Thai King Bhumibol Adulyadej has pardoned a Swiss man who was sentenced to 10 years in prison last month for vandalizing portraits of the monarch, prosecutors said yesterday.
"I have learned that he received a royal pardon a few days ago. Now he has been released but will be deported from Thailand," said Panu Kwanyuen, the provincial attorney general in the northern city of Chiang Mai.
Oliver Jufer, 57, had been sentenced to 10 years in prison on March 29 after pleading guilty to five counts of lese majeste -- the crime of offending the dignity of a sovereign.
He was convicted of defacing several portraits of the king with spray paint during a drunken spree in Chiang Mai in December.
Jufer was released from prison and into the custody of immigration officials on Tuesday, prison authorities said.
Immigration officials in Chiang Mai said they were in the process of deporting him. Swiss embassy officials declined to comment.
Jufer is from Zurich but has lived mainly in Thailand for the last 10 years and has married a Thai woman, according to Thai authorities.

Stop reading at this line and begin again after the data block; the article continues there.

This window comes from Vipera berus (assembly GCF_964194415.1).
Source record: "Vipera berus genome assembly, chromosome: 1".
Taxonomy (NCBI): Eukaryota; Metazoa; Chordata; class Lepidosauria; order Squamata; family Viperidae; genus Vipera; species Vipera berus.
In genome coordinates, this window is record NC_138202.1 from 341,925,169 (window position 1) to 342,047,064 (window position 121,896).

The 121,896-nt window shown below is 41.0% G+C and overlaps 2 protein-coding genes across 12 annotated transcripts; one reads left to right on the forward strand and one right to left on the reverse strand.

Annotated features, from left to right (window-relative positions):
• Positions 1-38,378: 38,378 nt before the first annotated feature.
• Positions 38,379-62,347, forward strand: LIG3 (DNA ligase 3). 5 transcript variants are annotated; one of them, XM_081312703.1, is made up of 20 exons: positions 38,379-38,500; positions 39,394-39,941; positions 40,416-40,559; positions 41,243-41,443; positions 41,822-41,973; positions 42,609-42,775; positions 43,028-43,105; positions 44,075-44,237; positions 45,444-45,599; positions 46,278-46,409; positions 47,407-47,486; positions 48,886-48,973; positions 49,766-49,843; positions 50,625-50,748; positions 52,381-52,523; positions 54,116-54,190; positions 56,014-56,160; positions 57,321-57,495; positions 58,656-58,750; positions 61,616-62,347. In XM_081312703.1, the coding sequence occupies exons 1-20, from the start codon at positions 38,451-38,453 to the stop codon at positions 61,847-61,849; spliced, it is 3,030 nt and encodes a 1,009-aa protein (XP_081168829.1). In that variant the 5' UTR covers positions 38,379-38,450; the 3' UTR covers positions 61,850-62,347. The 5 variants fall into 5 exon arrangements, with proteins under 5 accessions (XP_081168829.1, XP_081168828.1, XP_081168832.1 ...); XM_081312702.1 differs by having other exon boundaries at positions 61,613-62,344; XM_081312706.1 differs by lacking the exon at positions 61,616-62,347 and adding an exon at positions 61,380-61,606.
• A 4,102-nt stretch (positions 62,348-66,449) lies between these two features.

Security cameras videotaped him defacing the king's portraits on Dec. 5, which is the monarch's birthday and a time of national celebration.
Thailand has been swept up in royal fever since the king's 60th anniversary on the throne in June last year.
The palace also became more prominent in Thai political life with a military coup in September, which was conducted with the king's apparent blessing.
The generals who staged the coup have repeatedly said that one of the reasons for ousting elected prime minister Thaksin Shinawatra was because he had been "impolite" to the monarch.
But prosecutors last week dropped the lese majeste charges against Thaksin, although they chided him over the remarks.
The controversy over Jufer's case and Thailand's rigid enforcement of its lese majeste law also erupted on the Internet, after a user on the video-sharing site YouTube posted a clip mocking the king and taking aim at the law.
Thailand last week blocked the site because of the video, drawing condemnation from media rights watchdogs who accused the military-installed government of increasingly censoring political speech online.
The original clip has since been removed, but Thailand's decision to censor the Web site spurred YouTube users worldwide to create their own videos mocking the king.
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